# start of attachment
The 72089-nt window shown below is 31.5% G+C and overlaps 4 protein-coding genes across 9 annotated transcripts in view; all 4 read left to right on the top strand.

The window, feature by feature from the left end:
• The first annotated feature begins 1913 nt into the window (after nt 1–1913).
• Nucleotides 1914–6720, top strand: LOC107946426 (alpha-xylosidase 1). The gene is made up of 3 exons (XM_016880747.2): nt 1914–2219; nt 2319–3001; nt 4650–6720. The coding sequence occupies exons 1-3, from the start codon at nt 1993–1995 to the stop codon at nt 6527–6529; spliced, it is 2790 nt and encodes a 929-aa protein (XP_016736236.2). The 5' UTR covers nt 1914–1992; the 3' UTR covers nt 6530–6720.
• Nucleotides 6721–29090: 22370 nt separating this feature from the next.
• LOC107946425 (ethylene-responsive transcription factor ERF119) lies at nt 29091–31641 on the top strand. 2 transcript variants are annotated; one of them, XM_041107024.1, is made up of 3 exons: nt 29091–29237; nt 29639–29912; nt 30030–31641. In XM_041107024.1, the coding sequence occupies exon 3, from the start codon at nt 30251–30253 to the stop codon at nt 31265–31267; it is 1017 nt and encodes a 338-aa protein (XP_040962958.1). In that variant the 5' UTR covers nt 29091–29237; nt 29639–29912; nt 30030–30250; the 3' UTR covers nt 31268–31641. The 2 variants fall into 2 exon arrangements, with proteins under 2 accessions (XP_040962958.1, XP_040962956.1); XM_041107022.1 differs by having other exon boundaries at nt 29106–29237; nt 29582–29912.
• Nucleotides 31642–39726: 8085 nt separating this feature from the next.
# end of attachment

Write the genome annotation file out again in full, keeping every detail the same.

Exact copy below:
The 72089-nt window shown below is 31.5% G+C and overlaps 4 protein-coding genes across 9 annotated transcripts in view; all 4 read left to right on the top strand.

The window, feature by feature from the left end:
• The first annotated feature begins 1913 nt into the window (after nt 1–1913).
• Nucleotides 1914–6720, top strand: LOC107946426 (alpha-xylosidase 1). The gene is made up of 3 exons (XM_016880747.2): nt 1914–2219; nt 2319–3001; nt 4650–6720. The coding sequence occupies exons 1-3, from the start codon at nt 1993–1995 to the stop codon at nt 6527–6529; spliced, it is 2790 nt and encodes a 929-aa protein (XP_016736236.2). The 5' UTR covers nt 1914–1992; the 3' UTR covers nt 6530–6720.
• Nucleotides 6721–29090: 22370 nt separating this feature from the next.
• LOC107946425 (ethylene-responsive transcription factor ERF119) lies at nt 29091–31641 on the top strand. 2 transcript variants are annotated; one of them, XM_041107024.1, is made up of 3 exons: nt 29091–29237; nt 29639–29912; nt 30030–31641. In XM_041107024.1, the coding sequence occupies exon 3, from the start codon at nt 30251–30253 to the stop codon at nt 31265–31267; it is 1017 nt and encodes a 338-aa protein (XP_040962958.1). In that variant the 5' UTR covers nt 29091–29237; nt 29639–29912; nt 30030–30250; the 3' UTR covers nt 31268–31641. The 2 variants fall into 2 exon arrangements, with proteins under 2 accessions (XP_040962958.1, XP_040962956.1); XM_041107022.1 differs by having other exon boundaries at nt 29106–29237; nt 29582–29912.
• Nucleotides 31642–39726: 8085 nt separating this feature from the next.